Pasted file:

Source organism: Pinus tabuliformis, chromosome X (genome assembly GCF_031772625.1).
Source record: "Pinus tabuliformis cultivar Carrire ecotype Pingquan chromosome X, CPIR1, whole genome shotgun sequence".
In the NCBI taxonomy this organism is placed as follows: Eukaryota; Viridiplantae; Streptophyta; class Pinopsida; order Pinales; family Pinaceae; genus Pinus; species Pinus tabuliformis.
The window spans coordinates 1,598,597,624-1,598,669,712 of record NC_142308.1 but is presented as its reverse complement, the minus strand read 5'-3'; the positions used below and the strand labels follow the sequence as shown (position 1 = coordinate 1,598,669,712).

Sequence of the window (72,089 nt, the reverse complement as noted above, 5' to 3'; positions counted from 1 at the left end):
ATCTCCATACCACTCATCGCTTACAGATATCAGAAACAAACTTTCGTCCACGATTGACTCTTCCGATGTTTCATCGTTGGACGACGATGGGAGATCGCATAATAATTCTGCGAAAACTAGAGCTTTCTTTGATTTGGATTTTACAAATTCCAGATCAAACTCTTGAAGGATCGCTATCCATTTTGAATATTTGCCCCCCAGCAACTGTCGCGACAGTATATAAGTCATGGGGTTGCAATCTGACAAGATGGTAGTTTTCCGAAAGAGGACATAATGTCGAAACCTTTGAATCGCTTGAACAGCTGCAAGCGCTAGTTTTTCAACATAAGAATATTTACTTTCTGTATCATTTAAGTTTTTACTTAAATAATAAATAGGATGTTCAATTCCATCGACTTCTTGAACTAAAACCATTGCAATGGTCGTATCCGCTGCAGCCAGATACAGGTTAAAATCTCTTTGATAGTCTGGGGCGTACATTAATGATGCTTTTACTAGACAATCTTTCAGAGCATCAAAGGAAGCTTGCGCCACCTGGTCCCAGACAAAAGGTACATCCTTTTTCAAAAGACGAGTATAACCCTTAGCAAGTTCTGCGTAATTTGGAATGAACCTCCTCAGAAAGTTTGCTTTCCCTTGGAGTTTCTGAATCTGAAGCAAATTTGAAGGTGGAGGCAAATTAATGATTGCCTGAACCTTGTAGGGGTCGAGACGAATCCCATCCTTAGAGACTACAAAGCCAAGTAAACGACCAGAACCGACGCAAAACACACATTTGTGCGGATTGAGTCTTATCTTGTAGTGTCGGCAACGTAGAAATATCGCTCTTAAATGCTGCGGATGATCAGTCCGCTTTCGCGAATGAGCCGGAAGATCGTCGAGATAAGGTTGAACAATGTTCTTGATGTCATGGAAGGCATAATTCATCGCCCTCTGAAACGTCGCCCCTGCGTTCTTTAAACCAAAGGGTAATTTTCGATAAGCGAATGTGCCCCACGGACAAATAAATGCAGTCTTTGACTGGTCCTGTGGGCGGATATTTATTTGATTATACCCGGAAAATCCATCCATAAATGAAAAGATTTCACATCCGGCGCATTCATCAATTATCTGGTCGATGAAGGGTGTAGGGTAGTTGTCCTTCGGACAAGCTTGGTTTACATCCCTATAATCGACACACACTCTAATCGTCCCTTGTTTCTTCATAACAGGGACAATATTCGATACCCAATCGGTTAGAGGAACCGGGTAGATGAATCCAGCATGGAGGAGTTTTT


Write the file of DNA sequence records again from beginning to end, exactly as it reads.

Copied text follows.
Source organism: Pinus tabuliformis, chromosome X (genome assembly GCF_031772625.1).
Source record: "Pinus tabuliformis cultivar Carrire ecotype Pingquan chromosome X, CPIR1, whole genome shotgun sequence".
In the NCBI taxonomy this organism is placed as follows: Eukaryota; Viridiplantae; Streptophyta; class Pinopsida; order Pinales; family Pinaceae; genus Pinus; species Pinus tabuliformis.
The window spans coordinates 1,598,597,624-1,598,669,712 of record NC_142308.1 but is presented as its reverse complement, the minus strand read 5'-3'; the positions used below and the strand labels follow the sequence as shown (position 1 = coordinate 1,598,669,712).

Sequence of the window (72,089 nt, the reverse complement as noted above, 5' to 3'; positions counted from 1 at the left end):
ATCTCCATACCACTCATCGCTTACAGATATCAGAAACAAACTTTCGTCCACGATTGACTCTTCCGATGTTTCATCGTTGGACGACGATGGGAGATCGCATAATAATTCTGCGAAAACTAGAGCTTTCTTTGATTTGGATTTTACAAATTCCAGATCAAACTCTTGAAGGATCGCTATCCATTTTGAATATTTGCCCCCCAGCAACTGTCGCGACAGTATATAAGTCATGGGGTTGCAATCTGACAAGATGGTAGTTTTCCGAAAGAGGACATAATGTCGAAACCTTTGAATCGCTTGAACAGCTGCAAGCGCTAGTTTTTCAACATAAGAATATTTACTTTCTGTATCATTTAAGTTTTTACTTAAATAATAAATAGGATGTTCAATTCCATCGACTTCTTGAACTAAAACCATTGCAATGGTCGTATCCGCTGCAGCCAGATACAGGTTAAAATCTCTTTGATAGTCTGGGGCGTACATTAATGATGCTTTTACTAGACAATCTTTCAGAGCATCAAAGGAAGCTTGCGCCACCTGGTCCCAGACAAAAGGTACATCCTTTTTCAAAAGACGAGTATAACCCTTAGCAAGTTCTGCGTAATTTGGAATGAACCTCCTCAGAAAGTTTGCTTTCCCTTGGAGTTTCTGAATCTGAAGCAAATTTGAAGGTGGAGGCAAATTAATGATTGCCTGAACCTTGTAGGGGTCGAGACGAATCCCATCCTTAGAGACTACAAAGCCAAGTAAACGACCAGAACCGACGCAAAACACACATTTGTGCGGATTGAGTCTTATCTTGTAGTGTCGGCAACGTAGAAATATCGCTCTTAAATGCTGCGGATGATCAGTCCGCTTTCGCGAATGAGCCGGAAGATCGTCGAGATAAGGTTGAACAATGTTCTTGATGTCATGGAAGGCATAATTCATCGCCCTCTGAAACGTCGCCCCTGCGTTCTTTAAACCAAAGGGTAATTTTCGATAAGCGAATGTGCCCCACGGACAAATAAATGCAGTCTTTGACTGGTCCTGTGGGCGGATATTTATTTGATTATACCCGGAAAATCCATCCATAAATGAAAAGATTTCACATCCGGCGCATTCATCAATTATCTGGTCGATGAAGGGTGTAGGGTAGTTGTCCTTCGGACAAGCTTGGTTTACATCCCTATAATCGACACACACTCTAATCGTCCCTTGTTTCTTCATAACAGGGACAATATTCGATACCCAATCGGTTAGAGGAACCGGGTAGATGAATCCAGCATGGAGGAGTTTTT